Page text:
What a Child Wants in a Book

What a Child Wants in a Book

By Janet Fix, wordshaper :: Reading to children is such a joy, particularly if the story is filled with plenty of opportunity for showing off my thespian skills. The kids love it. But it’s the story that gets me there, and so I wanted to offer a few simple guidelines that make a children’s story a dynamite opportunity for bonding and fun.


From a child’s perspective:

1. Characters with pet peeves, weird personality traits, or silly quirks are super fun.  We can imitate them, laugh about them, and dream about them.

2. Please give us a plot to sink our teeth into!  We don’t want mamby pamby.  We aren’t afraid of a little tension and conflict, and look forward to an ending we can wonder about all through the story!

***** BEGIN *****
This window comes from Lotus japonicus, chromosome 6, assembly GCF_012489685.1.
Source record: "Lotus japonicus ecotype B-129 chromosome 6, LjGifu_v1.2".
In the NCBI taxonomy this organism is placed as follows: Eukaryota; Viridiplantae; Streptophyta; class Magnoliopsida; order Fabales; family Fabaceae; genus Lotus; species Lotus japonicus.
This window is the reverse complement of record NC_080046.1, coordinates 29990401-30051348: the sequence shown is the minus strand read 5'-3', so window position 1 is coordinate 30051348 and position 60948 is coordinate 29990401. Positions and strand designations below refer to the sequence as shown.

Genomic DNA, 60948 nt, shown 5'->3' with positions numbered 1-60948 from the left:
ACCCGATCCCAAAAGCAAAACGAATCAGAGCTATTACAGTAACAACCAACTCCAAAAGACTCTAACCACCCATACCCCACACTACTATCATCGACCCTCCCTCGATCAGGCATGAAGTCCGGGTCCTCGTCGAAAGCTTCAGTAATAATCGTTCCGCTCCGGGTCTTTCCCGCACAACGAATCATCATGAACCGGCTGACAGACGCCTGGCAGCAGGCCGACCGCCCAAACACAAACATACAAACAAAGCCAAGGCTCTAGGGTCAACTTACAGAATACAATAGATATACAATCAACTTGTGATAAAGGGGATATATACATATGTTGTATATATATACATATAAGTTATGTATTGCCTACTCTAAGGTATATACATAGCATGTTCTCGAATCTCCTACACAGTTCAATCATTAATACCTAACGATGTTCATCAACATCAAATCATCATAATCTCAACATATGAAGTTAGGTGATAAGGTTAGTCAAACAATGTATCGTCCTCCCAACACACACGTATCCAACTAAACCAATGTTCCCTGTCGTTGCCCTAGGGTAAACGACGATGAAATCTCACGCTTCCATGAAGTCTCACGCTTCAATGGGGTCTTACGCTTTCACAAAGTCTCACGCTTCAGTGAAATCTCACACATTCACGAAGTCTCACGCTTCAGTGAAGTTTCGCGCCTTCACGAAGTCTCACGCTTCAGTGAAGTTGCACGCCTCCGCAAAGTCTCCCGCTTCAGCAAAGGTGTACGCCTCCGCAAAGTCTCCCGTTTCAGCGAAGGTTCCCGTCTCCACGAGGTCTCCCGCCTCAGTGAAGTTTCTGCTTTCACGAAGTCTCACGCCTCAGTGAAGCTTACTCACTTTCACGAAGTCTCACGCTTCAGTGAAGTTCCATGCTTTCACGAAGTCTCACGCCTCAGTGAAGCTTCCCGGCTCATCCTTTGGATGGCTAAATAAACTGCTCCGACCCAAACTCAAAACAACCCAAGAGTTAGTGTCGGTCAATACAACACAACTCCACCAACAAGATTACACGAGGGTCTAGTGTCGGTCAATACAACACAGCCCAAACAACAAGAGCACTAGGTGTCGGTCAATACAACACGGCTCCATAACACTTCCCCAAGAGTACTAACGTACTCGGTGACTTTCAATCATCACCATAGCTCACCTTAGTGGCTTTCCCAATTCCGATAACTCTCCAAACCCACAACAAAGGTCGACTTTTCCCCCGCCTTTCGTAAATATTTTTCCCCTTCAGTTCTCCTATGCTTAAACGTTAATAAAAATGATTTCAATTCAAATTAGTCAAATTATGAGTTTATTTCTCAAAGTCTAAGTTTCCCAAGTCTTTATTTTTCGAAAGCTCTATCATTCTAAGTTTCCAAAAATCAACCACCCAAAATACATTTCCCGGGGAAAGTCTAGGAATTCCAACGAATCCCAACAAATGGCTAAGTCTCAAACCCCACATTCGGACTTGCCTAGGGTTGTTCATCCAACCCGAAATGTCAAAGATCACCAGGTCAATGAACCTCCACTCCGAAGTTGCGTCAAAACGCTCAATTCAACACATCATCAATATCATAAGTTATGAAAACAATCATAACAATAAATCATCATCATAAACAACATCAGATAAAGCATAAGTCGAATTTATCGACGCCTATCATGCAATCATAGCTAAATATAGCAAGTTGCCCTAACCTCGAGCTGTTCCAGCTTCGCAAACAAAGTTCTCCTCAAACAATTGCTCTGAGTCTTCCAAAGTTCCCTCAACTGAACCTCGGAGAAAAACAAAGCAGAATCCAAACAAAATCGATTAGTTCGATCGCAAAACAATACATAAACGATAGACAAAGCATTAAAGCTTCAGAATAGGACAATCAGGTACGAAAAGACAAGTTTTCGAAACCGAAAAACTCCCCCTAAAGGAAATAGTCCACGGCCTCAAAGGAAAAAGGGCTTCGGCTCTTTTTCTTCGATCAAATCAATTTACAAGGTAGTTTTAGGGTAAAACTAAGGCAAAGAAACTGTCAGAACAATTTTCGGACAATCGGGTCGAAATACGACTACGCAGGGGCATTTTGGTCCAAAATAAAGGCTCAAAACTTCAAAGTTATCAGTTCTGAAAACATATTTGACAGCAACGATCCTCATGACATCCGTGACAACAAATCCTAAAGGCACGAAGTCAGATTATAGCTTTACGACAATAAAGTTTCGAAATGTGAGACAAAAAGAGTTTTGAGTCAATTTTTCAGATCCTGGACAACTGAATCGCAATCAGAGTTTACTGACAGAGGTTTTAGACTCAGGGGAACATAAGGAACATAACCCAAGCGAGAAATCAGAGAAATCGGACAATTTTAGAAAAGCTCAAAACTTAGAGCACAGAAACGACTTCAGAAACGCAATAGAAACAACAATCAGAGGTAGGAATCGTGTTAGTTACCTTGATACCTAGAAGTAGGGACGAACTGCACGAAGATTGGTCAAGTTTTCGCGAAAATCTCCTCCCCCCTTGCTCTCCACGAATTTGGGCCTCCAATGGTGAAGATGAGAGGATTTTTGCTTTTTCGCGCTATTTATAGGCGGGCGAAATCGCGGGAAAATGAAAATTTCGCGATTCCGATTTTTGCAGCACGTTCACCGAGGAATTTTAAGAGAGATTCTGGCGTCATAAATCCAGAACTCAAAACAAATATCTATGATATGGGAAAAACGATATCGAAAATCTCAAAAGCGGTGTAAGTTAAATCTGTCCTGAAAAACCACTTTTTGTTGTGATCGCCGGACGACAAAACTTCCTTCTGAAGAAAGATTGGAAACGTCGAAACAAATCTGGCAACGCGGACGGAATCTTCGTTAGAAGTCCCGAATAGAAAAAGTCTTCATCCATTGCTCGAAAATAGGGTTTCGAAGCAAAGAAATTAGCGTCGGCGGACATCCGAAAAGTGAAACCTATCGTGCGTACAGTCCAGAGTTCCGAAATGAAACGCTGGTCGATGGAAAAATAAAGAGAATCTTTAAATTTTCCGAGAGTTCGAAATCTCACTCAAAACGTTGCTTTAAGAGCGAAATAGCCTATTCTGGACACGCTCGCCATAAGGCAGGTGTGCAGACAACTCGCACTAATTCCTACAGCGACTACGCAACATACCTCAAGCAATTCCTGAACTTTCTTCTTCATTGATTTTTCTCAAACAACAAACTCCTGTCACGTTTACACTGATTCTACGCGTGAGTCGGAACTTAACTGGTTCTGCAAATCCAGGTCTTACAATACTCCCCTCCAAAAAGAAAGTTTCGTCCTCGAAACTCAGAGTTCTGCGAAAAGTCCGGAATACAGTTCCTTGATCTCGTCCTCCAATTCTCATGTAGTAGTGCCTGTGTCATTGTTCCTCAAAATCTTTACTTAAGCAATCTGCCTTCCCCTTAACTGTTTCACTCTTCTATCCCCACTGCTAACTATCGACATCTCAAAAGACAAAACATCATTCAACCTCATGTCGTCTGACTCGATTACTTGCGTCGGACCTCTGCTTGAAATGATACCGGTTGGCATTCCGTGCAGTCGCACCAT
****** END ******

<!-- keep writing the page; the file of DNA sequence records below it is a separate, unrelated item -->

3. Use fun words, like mamby pamby. We like verbs and nouns we can hear, taste, see, and feel!  Give us a rhythm, a pace, a jolt!

4. Give us pictures — cool, funny, funky pictures. We aren’t picky about perfection, we just want to see the kind of artwork that makes us want to flip through the book and talk about it more later!

That’s all we want.  Oh, and know when to end it.  Anything over 1000 words, and we just get tired.

Thanks,  sayeth the kids.


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